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shpook

<<>> or /* ??

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I may be asking this on the wrong board... if I am, sorry. I am using VC++ 6.0 as a dev environment and was told quite recently that using bit-shifting in place of multiplication and division was "obsolete" in a manner of speaking, because VC++ 6.0 ships with a built in incredibly efficient optimizer that renders such "tricks" useless. So I don''t have to do any research of my own , I was wondering if anyone could verify this. Anyone? Anyone? =) Thanks, -shpook

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Most modern compilers (including VC++) will optimize multiplication and division by powers of two as simple bit shifts. For that reason they are pretty much obsolete in terms of optimization, but there are still other things they are useful for. For example, if you are shifting bits of a color value to the right position to compose an RGB value, then it is much clearer to use the shift operators than to use mulitplication (IMHO) so they are not completely obsolete.

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An optimization that I''ve seen more than once is the conversion from i * 640 to i * 512 + i * 128, which can be bitshifted nicely. Would the compiler optimize this as well (from 640) or should you still write it in the second form for the compiler to recognize it as a candidate for optimization?

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For JonatanHedborg: if you plan one multiplying or dividing by a number that is a multiple of 2 (2, 4, 8, 16, 32, etc.), you can use bitshift to optimize the operation. for multiplication, use <<, and use >> for division.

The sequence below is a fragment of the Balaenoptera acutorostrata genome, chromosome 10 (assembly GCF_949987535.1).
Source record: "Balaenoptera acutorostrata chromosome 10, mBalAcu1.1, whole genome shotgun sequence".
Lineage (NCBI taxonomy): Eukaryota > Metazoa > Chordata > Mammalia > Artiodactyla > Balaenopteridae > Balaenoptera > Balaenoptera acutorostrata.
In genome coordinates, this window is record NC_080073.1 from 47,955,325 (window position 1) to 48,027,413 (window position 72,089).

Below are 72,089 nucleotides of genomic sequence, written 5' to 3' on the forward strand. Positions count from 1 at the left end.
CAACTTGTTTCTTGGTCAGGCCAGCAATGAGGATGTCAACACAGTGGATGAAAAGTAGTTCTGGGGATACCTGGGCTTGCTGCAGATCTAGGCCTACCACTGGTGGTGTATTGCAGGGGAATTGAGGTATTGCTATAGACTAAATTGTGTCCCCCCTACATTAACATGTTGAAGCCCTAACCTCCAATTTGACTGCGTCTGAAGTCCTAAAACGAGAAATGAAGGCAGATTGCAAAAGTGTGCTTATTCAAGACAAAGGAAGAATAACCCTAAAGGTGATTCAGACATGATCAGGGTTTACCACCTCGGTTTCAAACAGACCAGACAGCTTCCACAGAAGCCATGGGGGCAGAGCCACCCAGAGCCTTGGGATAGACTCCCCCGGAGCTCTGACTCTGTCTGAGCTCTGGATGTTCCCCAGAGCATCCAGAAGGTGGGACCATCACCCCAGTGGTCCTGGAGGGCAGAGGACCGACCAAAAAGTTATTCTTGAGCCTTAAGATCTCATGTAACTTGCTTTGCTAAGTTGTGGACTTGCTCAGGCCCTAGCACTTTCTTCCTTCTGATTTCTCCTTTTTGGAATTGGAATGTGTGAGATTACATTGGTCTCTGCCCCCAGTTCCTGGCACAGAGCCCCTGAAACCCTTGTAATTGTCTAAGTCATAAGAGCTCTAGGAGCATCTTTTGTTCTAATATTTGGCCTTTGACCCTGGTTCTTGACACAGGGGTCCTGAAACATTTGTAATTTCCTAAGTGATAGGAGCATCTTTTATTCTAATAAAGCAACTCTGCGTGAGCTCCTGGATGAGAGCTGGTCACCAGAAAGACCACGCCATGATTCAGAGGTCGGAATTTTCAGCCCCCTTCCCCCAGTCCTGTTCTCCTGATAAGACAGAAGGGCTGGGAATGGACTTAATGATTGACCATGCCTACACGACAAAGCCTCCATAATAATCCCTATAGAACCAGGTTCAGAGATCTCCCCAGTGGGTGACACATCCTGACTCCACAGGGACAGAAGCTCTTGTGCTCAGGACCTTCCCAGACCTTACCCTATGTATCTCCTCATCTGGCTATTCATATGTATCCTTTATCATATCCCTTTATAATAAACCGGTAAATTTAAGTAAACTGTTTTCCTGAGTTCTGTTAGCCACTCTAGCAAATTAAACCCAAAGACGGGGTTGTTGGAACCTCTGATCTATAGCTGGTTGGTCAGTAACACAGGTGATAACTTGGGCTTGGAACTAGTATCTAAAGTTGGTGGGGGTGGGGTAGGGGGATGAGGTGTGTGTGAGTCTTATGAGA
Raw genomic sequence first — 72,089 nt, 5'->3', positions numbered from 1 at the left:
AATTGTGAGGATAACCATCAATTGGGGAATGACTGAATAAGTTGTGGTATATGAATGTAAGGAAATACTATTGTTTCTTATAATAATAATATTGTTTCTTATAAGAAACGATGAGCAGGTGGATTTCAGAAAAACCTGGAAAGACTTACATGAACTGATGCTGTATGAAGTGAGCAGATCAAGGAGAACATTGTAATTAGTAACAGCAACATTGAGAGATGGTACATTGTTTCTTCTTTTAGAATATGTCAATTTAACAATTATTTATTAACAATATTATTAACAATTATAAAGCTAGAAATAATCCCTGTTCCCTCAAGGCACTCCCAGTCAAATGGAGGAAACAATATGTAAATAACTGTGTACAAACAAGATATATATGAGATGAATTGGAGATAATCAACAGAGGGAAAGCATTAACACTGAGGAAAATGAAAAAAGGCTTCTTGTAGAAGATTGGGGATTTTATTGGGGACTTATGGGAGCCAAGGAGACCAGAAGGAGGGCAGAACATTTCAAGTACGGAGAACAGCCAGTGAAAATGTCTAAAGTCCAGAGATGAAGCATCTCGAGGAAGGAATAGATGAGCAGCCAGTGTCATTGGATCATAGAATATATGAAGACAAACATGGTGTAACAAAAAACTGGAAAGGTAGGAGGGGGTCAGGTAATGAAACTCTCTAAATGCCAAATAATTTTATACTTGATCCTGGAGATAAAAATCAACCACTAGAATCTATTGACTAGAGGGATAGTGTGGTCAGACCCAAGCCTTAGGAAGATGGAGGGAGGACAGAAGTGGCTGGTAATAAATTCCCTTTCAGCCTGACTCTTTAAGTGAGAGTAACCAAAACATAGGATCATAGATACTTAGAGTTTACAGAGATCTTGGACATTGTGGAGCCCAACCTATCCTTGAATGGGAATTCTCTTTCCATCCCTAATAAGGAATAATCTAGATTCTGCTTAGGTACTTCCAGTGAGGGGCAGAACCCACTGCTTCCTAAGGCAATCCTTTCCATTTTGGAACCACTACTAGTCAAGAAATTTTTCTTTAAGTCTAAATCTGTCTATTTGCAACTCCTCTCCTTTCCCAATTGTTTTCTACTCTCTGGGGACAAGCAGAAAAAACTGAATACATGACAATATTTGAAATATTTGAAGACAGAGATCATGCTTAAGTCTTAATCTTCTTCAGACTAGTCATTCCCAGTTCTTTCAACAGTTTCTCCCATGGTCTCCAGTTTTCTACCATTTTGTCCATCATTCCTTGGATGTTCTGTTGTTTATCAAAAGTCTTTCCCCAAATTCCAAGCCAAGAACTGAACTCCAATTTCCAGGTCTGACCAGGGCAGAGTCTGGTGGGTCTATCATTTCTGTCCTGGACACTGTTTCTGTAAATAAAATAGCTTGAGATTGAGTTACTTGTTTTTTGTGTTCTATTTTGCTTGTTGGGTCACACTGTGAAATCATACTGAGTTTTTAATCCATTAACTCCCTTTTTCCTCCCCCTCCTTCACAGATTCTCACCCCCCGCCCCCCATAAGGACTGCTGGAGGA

For example, 3 << 4 would be like:
3 * (2^4)
hope this helps!

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Guest Anonymous Poster
Ok, compilers optimizing code is very frequent in this day and age. VC++ probably does convert them to bitshifts anyway, but bitshifting instead of multiplication can''t hurt, especially considering not everyone use VC++ or Borland, etc. If you feel pretty confident that you can read your code with bitshifting and all (or if you don''t you can comment on what you did) then by all means, bitshift.

Ok now for the question on What is bitshifting.

Bitshifting (in C) is the << operator. It shifts one bit or on/off value one place over. Say you had binary 0010 or 2 in decimal, bitshift would move it 0100 or make it four. Thats only a left shift, A right shift would do the opposite, making it one.

variable << how_many_times_to_shift; /* In C */
(variable << how_many_times_to_shift); // In C++

Get it?

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I agree with Anon. and I usually use bitshift.

I''m intrested in what Amitage was asking (if anyone knows...), but if you wanted to use that optimisation and you didn''t know if the compiler would do it, you could use the bitshifts yourself of course.

George.

"Who says computer games affect kids, imagine if PacMan affected us as kids, we'd all sit around in a darkened room munching pills and listening to repetitive music....uh oh!"

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is this right?

var2=1

var1=var2<<1

and at the end, var1 would be 2. right?

how do u use it to set and read flags?


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Well, why not try it - run your code in debug mode and view the disassembly. Go to the relevant line and look for something that looks like a shift rather than a multiply. I expect that it will do a fairly good job of optimising many multiplications by constants to shifts. Although whether VC will do this in the cheaper versions of the compiler, I don''t know.

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You don''t really need bit shifts for flags.

if( flag & 0x0080 )

The & operator would do the trick, since if consideres anything other than 0 true.

OneEyeLessThanNone - for some reason i dont have to put in the pass every now and then

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